Having said this, I would like to conclude this entire study with some summary thoughts. As the FV controversy developed, certain theological topics became flashpoints, with many men on both sides believing certain key concepts to hold determinative status. Such claims were most often mistaken, though there were a few “lynchpin” issues.

The FV never did “deny imputation” as was frequently claimed. Some FV men denied the imputation of Christ’s active obedience, but the best historians agree that such a denial does not place one outside the broad boundaries of the Reformation confessions. It does not even place one outside the boundaries of the Westminster Confession of Faith. None other than Richard Muller has maintained that “the debate over the imputation of Christ’s active obedience for the justification of believers was not raised to confessional status by the Westminster Assembly” (Drawn into Controversie, ed. Jones and Haykin, pg. 20). Certain highly esteemed Reformed theologians explicitly rejected the imputation of Christ’s active obedience, to include Robert Rollock and David Pareus. As the tradition continued to develop, many leading 19th and early 20th cent. theologians recast the conversation in such a way as to make this distinction less significant. Robert L Dabney emphasizes that what is important is the legal verdict pronounced about Christ and its accompanying status. He says that the righteousness itself does not have to be imputed but only “the title to acquittal” (Lectures in Systematic Theology, pg. 641 Zondervan ed.). Herman Bavinck argues that the distinction between active and passive obedience has largely been misunderstood or misplaced in theology. The two names do not refer to different actions of Christ but rather the active and passive aspects of every action of Christ. Christ was active in going to the Cross, and passive in receiving the suffering and judgment. “His activity was suffering and his suffering an action. It was one single work that Christ accomplished, but one so rich, so valuable in the eyes of God, that the righteousness of God was completely satisfied by it, all the demands of the law were fully met by it, and the whole of eternal salvation was secured by it” (Reformed Dogmatics Vol. 3, pg. 395). Thus, viewed historically, discussions about Christ’s active and passive obedience were indeed “intramural” and constantly developing. The role that this debate played in the FV controversy had more to do with Klineanism vs. Shepherdism than the Reformed tradition as such. Both Kline and Shepherd are outliers on this point, and neither should be allowed to assume the center.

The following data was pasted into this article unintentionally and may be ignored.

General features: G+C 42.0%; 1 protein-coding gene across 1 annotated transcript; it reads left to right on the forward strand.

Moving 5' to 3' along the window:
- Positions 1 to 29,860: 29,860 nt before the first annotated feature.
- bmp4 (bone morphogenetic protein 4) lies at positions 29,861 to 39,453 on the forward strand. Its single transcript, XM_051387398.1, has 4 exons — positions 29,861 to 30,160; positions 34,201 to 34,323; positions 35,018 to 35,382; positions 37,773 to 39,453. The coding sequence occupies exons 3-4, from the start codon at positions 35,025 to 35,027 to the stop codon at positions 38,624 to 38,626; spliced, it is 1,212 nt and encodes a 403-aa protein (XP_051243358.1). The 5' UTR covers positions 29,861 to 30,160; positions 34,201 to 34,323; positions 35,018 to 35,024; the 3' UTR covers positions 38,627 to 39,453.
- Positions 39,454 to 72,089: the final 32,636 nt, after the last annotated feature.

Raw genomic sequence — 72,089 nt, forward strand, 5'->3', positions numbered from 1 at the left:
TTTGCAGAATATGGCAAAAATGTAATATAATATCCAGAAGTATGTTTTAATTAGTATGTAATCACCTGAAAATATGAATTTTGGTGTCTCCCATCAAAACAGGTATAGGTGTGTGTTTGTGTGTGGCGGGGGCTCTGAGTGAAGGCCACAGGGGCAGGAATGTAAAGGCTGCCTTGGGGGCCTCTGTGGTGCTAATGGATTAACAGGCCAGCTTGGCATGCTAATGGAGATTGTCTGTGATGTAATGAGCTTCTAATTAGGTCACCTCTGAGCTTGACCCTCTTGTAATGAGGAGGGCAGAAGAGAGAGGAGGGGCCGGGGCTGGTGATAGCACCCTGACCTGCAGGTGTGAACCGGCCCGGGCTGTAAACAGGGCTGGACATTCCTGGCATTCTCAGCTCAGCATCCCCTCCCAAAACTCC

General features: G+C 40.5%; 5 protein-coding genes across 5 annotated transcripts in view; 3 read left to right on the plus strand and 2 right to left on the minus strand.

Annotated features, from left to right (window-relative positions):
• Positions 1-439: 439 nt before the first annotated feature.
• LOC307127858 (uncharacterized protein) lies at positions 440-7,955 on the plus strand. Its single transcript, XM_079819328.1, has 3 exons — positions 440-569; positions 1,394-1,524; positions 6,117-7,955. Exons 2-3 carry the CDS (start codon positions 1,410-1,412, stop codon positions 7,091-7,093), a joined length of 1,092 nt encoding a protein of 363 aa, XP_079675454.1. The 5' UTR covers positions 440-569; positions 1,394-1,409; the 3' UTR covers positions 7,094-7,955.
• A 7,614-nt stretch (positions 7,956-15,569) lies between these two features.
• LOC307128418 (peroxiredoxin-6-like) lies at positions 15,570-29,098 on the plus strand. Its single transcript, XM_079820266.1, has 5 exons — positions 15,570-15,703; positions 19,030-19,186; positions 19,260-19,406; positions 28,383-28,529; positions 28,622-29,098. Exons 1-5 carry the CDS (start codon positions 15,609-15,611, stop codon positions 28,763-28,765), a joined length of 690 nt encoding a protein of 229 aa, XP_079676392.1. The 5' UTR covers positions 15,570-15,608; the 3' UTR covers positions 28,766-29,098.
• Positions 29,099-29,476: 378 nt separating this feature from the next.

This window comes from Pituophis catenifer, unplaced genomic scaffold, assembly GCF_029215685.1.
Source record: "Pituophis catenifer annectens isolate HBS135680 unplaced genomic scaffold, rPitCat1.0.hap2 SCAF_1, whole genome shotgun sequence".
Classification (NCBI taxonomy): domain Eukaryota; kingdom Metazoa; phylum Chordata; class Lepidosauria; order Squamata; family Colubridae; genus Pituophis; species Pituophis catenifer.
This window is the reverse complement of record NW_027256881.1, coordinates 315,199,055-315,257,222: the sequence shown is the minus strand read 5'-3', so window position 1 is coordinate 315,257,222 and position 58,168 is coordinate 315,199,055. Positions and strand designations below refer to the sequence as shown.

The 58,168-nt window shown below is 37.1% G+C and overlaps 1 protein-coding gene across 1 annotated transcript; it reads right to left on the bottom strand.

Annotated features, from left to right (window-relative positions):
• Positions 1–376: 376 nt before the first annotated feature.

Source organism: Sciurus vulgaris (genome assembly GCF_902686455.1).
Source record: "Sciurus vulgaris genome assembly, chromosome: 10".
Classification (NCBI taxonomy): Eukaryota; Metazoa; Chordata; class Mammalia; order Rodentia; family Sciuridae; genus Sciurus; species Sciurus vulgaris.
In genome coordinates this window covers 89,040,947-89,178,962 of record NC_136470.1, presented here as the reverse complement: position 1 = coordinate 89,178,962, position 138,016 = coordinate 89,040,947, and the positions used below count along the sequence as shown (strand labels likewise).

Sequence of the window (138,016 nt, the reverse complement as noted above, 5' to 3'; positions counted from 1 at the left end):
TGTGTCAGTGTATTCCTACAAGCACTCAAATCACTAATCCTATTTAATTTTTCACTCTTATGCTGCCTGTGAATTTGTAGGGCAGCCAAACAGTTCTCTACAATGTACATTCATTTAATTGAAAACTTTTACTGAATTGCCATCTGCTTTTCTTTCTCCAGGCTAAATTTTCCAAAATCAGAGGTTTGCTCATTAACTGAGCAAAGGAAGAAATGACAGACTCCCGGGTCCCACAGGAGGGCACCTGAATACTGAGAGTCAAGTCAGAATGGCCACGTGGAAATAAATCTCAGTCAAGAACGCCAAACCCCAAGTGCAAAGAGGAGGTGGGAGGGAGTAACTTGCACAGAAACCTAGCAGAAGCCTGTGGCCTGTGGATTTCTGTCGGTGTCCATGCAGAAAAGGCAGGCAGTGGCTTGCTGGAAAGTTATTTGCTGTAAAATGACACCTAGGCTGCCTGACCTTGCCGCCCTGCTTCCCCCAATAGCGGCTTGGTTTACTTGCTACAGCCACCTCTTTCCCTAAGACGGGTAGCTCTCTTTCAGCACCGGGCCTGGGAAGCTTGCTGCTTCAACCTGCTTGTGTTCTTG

Similarly questions about whether the Covenant of Works was “gracious” or not have always been points of intramural dispute. Joel Beeke and Mark Jones demonstrate this in A Puritan Theology, pg. 229-232. Indeed that chapter represents a much more sophisticated discussion of the Covenant of Works than either pro or anti-FV men made during 2002-2010. Many FV men were simply continuing a kind of 20th century revisionist program, initiated interestingly enough both by John Murray and Karl Barth. However, much of the anti-FV response wildly overstated their reaction and often insisted on positions which were historically unjustifiable.